|Subject:||[Paparazzi-devel] sky uniformity and roll/pitch bias|
|Date:||Thu, 2 Oct 2008 17:35:25 +0200|
Greetings,I've been using paparazzi for some time now for some fairly precise navigation tasks (photo missions) with quite good results. I think I have my aircraft set up well and the control loops well tuned.
Under some conditions though, the ability to hold course and altitude can become poor, even to the point of loss of control. My conclusion is that the distribution of clouds and clear patches in the sky can set up a thermal bias or "tilted horizon" which gives biased angle estimates. The effect manifests itself by the plane overshooting turns on one heading and undershooting them in the opposite heading, and when following lines it may never quite reach the desired course, but fly along parallel to the line.
This is a bit different than when you have a roll bias due to misalignment between the sensor axis and the aircraft axis: here it will fly a constant offset inside a circle in one direction and outside the circle in the other direction, but there are no course dependent effects. It will also tend to turn left or right in AUTO1.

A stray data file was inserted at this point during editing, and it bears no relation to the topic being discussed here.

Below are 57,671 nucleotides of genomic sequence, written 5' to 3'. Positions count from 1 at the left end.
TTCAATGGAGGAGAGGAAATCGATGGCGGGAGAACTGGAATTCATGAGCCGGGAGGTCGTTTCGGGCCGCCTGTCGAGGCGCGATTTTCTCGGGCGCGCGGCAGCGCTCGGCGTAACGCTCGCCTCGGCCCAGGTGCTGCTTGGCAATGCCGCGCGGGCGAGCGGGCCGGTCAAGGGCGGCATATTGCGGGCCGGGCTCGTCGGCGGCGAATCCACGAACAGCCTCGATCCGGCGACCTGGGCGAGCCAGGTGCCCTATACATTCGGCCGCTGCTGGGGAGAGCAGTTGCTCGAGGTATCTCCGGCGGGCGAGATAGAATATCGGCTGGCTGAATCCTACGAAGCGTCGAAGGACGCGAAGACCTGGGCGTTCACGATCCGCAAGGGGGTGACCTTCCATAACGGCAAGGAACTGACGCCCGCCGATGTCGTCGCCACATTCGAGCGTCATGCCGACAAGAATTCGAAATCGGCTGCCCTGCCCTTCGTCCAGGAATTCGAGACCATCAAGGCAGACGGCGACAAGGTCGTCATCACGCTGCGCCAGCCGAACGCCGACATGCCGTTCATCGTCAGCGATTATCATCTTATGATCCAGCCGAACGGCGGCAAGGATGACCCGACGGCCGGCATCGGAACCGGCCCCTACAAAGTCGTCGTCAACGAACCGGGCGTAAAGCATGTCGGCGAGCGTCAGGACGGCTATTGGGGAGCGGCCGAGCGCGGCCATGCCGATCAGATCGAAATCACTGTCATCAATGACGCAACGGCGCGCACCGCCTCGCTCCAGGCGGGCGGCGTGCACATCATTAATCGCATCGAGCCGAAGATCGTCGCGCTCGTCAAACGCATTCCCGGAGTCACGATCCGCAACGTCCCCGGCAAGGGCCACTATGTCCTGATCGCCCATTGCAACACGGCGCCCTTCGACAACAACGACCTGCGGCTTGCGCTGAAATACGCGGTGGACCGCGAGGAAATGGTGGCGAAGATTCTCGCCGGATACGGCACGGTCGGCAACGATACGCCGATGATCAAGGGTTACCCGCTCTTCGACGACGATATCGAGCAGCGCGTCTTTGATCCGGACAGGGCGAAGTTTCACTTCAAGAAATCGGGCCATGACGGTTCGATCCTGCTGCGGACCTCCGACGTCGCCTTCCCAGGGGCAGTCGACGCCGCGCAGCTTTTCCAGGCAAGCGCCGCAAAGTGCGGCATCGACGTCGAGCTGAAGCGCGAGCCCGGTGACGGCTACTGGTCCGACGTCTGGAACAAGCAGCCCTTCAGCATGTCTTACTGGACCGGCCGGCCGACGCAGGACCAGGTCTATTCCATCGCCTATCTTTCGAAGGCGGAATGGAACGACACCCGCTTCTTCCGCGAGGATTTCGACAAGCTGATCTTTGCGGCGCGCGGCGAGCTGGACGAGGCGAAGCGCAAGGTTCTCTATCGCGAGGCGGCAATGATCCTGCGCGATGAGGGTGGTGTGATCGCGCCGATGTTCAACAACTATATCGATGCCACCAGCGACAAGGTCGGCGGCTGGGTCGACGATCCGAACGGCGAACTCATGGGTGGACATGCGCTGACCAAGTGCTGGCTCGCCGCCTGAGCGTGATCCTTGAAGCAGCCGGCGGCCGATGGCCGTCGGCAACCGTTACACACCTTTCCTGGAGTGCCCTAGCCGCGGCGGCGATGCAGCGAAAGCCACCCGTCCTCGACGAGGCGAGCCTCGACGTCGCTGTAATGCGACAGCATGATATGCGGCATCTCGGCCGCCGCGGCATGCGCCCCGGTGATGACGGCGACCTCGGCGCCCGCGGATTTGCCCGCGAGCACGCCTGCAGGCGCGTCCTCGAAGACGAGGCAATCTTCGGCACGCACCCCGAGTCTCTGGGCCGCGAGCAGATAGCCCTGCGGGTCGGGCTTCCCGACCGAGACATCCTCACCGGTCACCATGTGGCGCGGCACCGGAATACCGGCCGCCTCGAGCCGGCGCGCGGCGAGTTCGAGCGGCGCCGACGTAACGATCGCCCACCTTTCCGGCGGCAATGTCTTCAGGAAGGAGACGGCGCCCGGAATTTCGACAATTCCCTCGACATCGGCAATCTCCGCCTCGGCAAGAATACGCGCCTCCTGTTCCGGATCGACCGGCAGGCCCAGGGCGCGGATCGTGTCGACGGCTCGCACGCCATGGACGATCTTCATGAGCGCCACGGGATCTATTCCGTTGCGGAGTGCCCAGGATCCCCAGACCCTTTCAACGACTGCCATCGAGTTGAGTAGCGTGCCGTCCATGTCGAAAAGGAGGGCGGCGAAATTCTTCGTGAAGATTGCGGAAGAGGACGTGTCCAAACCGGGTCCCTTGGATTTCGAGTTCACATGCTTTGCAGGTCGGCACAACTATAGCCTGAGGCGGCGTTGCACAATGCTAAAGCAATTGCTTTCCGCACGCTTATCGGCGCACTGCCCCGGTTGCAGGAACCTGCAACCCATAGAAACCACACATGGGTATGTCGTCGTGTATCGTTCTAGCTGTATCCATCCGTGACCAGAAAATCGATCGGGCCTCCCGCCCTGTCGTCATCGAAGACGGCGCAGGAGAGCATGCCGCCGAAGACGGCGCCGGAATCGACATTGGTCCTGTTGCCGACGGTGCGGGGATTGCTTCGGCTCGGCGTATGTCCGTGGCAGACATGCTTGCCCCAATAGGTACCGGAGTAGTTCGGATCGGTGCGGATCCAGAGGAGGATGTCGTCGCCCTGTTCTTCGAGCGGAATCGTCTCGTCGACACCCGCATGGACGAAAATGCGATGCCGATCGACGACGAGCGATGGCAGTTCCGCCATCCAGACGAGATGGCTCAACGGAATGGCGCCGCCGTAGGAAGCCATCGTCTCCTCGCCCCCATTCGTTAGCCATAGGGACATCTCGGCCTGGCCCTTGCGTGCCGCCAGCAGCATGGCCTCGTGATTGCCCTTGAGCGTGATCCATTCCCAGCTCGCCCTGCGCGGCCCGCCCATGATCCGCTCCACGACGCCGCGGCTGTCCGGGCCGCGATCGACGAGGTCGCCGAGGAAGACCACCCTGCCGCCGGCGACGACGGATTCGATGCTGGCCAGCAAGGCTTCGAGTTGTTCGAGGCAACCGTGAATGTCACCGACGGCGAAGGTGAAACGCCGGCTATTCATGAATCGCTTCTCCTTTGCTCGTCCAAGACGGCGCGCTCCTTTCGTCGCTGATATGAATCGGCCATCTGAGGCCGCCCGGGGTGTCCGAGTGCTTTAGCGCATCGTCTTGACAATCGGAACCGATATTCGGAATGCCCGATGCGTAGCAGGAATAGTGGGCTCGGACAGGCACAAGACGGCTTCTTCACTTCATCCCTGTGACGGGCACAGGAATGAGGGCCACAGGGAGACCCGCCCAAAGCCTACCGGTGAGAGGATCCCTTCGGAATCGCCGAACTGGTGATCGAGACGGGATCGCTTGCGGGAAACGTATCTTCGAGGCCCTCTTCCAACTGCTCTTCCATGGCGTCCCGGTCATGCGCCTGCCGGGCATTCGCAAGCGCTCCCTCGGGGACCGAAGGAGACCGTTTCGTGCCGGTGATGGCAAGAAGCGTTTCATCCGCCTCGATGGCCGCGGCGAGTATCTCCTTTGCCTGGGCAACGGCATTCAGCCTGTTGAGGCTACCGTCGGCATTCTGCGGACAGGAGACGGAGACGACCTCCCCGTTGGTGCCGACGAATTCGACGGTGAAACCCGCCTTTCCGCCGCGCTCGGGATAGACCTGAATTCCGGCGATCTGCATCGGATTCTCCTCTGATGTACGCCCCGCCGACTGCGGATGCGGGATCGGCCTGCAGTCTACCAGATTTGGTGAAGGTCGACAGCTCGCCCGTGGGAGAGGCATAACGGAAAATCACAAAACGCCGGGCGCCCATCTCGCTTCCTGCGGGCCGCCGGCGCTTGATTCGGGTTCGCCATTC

It seems that vertical contrast alone is not such a problem, as long as the sky is fairly uniform- it should only affect the resolution you can measure the angles. But the worst case seems to be a mostly clear sky with low dark (warm) clouds approaching from one direction.
I searched the list and haven't found much discussion about this phenomenon, except from some people who thought that a low sun could bias the sensors (i haven't personally found this to be much of a problem). So I was wondering if anyone else could share their experiences, solutions, control system changes, or tuning strategies to minimize the effect. I guess I would like to expand the envelope of weather conditions that the plane can navigate effectively.
My setup is an electric flying wing with the a stock FMA copilot horizontal sensor mounted on top of the fuselage and a vertical sensor mounted near the back. The horizontal sensor is oriented at 45 degrees. I run the sensors at 5v to maintain the stock gains but the output is run through a voltage divider before being read by the autopilots ADC.
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